Flood Monitering

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African Journal of Agricultural Research Vol. 7(7), pp. 1054-1067, 19 February, 2012 Available online at http://www.academicjournals.org/AJAR DOI: 10.5897/AJARX11.036 ISSN 1991-637X ©2012 Academic Journals

Review

A critical analysis of 2010 floods in Pakistan
Hashim Nisar Hashmi1, Qazi Tallat Mahmood Siddiqui1*, Abdul Razzaq Ghumman1, Mumtaz Ahmed Kamal1 and Habib ur Rehman Mughal2 1 2

Department of Civil Engineering, University of Engineering and Technology, Taxila, Pakistan. Department of Civil Engineering, University of Engineering and Technology, Lahore, Pakistan. Accepted 16 December, 2011

Pakistan has diverse geography with Northern alpines covered with glaciers and Southern Plains bordering the Arabian Sea. There are five big rivers flowing through the country from north to south namely the mighty Indus and its tributaries, that is, Jhelum, Chenab, Ravi and Sutlej. There is a well marked monsoon season from July to mid September in which most of the country receives rainfall. Riverine flooding is common in the low lying areas along the rivers during monsoon season while flash flooding is also experienced in hilly and semi hilly areas. Since its creation, Pakistan has faced severe floods in 1950, 1956, 1957, 1973, 1976, 1978, 1988, 1992 and now in 2010. These floods affected the basins of the rivers in Punjab and Sindh. In Khyber Pakhtunkhwa (KPK), Balochistan, Federally Administrated Tribal Areas (FATA), Gilgit Baltistan(G-B), Azad Jammu and Kashmir(AJK) and in some areas of Punjab, damages are caused mainly due to flash floods in secondary and tertiary rivers including hill torrents. Pakistan has suffered from the worst flood of its history in monsoon season of 2010. As per Damage Need Assessment (DNA) report of ADB /World Bank, the floods affected an area of 2 about 160,000 km (one fifth of the country), claiming about 1,985 lives, damaging around 1.5 million houses, wiping out cropped area of more than 17 million acres, displacing a population of about 20 million and resulting in economic loss of PKR 10 Billion. Pakistan needs to do all it can to stop weather disasters becoming catastrophes and to protect people from future catastrophic flood disasters and increase the resilience of infrastructure, economies and communities including better emergency warning and evacuation systems, better flood protection for key infrastructure and plans to help communities recover once the waters recede. There is immense need for effective technical planning for flood damage mitigation in the country. This paper critically discusses in detail the causes and mechanism of 2010 flood on country wide basis. To prevent future catastrophic flood disasters, the priority improvements have been identified and recommendations have been made for effective flood risk management in the country. Key words: Flood management, flood damage mitigation, 2010 Pakistan flood.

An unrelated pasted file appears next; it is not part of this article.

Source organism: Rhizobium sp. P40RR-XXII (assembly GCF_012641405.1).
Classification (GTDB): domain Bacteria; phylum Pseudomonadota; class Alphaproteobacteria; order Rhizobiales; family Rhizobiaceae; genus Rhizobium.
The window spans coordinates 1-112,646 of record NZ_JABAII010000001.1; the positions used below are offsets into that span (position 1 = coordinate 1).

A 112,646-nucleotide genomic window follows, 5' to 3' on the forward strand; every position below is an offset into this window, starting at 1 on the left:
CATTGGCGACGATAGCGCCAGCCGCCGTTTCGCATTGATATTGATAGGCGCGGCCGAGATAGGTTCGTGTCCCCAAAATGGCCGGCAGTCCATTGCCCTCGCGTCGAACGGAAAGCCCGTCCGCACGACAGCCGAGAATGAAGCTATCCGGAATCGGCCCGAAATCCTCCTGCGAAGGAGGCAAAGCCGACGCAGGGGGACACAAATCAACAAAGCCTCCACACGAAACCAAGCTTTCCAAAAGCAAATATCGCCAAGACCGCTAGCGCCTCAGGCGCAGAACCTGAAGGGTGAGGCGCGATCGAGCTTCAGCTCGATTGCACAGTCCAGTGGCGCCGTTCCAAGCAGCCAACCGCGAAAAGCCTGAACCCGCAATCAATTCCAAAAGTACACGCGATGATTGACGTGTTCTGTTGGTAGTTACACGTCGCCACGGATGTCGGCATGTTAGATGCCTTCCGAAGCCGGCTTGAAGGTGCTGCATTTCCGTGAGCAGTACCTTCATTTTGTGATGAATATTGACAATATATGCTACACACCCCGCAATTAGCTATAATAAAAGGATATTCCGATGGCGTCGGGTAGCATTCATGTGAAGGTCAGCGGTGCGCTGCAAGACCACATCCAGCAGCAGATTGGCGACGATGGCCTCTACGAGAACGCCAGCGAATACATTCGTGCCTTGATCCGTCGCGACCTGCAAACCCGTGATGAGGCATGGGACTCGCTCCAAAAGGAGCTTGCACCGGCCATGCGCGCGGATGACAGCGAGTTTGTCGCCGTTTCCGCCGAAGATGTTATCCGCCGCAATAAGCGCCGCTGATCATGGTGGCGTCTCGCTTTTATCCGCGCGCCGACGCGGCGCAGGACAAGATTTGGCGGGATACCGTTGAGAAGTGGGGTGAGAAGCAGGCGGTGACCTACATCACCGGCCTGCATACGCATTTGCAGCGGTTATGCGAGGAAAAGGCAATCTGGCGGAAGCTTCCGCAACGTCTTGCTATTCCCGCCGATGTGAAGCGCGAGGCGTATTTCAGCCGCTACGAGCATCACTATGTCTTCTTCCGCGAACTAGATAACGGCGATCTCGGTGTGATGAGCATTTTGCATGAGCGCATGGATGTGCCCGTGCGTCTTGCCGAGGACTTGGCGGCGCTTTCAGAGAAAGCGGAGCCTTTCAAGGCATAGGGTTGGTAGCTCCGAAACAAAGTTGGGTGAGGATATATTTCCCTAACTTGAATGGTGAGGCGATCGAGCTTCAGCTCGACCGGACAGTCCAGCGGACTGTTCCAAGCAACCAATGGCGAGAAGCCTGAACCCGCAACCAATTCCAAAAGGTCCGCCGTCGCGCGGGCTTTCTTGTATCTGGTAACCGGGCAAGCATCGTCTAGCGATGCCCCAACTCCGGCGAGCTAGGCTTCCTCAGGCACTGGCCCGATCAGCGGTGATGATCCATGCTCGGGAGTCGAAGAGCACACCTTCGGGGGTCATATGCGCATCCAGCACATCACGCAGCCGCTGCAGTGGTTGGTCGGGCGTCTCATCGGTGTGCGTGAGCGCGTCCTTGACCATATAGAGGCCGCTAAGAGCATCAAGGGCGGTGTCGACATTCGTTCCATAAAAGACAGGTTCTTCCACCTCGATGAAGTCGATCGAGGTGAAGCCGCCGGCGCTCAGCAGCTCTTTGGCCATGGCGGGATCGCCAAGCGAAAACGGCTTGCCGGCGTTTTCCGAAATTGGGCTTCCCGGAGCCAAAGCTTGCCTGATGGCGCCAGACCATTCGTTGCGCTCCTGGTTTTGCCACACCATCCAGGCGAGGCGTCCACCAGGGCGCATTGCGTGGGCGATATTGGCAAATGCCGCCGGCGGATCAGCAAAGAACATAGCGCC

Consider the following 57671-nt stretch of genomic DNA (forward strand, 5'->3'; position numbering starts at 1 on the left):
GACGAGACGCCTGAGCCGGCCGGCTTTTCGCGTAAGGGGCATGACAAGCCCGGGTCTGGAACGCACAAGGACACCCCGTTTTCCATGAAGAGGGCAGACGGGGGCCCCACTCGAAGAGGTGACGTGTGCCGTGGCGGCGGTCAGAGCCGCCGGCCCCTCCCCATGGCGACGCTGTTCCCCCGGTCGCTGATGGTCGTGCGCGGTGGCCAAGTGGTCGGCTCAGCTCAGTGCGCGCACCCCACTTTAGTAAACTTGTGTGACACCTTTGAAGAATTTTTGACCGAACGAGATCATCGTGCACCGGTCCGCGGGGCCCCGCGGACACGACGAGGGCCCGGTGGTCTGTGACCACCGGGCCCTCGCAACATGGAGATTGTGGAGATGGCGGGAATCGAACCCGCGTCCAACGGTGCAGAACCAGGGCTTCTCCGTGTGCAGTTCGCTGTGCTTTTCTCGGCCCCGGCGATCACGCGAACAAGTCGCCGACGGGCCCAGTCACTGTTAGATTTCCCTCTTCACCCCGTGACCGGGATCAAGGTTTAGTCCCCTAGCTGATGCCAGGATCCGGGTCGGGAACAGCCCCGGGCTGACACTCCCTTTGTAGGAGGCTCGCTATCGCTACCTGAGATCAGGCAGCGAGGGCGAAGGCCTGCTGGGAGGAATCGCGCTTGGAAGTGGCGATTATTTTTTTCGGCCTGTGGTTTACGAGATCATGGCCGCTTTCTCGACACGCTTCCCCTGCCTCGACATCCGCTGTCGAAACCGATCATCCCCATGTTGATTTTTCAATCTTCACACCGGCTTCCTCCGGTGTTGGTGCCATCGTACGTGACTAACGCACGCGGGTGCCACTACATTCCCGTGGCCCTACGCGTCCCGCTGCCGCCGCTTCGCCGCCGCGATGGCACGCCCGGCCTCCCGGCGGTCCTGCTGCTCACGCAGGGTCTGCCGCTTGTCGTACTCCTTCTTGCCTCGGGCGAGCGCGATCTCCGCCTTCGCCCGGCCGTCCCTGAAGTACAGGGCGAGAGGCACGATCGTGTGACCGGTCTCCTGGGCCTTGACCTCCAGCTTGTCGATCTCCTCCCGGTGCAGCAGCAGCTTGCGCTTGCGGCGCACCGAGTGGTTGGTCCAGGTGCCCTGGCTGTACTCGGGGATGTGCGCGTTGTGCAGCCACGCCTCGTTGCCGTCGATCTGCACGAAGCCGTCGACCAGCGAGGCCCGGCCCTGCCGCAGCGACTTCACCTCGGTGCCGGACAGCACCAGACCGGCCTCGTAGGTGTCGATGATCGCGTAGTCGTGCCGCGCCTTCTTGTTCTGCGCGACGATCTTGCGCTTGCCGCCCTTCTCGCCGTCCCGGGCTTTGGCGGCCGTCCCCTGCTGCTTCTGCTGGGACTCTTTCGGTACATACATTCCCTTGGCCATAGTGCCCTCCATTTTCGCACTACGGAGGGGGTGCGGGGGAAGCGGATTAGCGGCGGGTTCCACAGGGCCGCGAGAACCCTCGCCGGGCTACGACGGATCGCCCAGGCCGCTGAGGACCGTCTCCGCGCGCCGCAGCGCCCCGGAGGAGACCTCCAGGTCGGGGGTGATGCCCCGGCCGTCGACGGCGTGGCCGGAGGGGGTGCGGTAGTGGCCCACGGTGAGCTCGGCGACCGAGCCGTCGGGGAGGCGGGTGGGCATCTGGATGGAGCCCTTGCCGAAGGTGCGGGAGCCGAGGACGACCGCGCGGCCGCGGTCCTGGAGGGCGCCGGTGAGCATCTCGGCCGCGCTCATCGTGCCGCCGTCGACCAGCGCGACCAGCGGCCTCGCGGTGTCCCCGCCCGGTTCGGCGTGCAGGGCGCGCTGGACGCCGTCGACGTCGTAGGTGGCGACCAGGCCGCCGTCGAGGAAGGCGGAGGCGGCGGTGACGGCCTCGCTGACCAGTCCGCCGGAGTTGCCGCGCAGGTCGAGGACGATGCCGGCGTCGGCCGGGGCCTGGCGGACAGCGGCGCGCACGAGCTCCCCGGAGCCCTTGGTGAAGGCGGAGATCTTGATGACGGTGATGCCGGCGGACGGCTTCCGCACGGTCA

INTRODUCTION Inundations due to floods have the potential to cause fatalities, displacement of people, and damage to the environment and thus severely compromise economic development. Flooding accounts for 40% of all the natural hazards worldwide and half of all the deaths caused by natural disasters (Ohl and Tapsell, 2000; Jonkman and Vrijling, 2008). Floods are natural phenomena which cannot be prevented; nevertheless, some human activities contribute to an increase in the likelihood and adverse impacts of flood events ( European Parliament Council, 2007). First, the reduction of the natural water retention by inappropriate land use and river management (e.g. continuous embankments) increases the scale and the frequency of floods. Recent analyses investigated such effects on flood hazard (Wooldridge et al., 2001; Camorani et al., 2006). Second, there has been an increasing vulnerability of

*Corresponding author. E-mail: qazitms@yahoo.com. Tel: 00 92 51 9047 636. Fax: 00 92 51 9047 650.

Hashmi et al.

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flood-prone areas because of the growing number...
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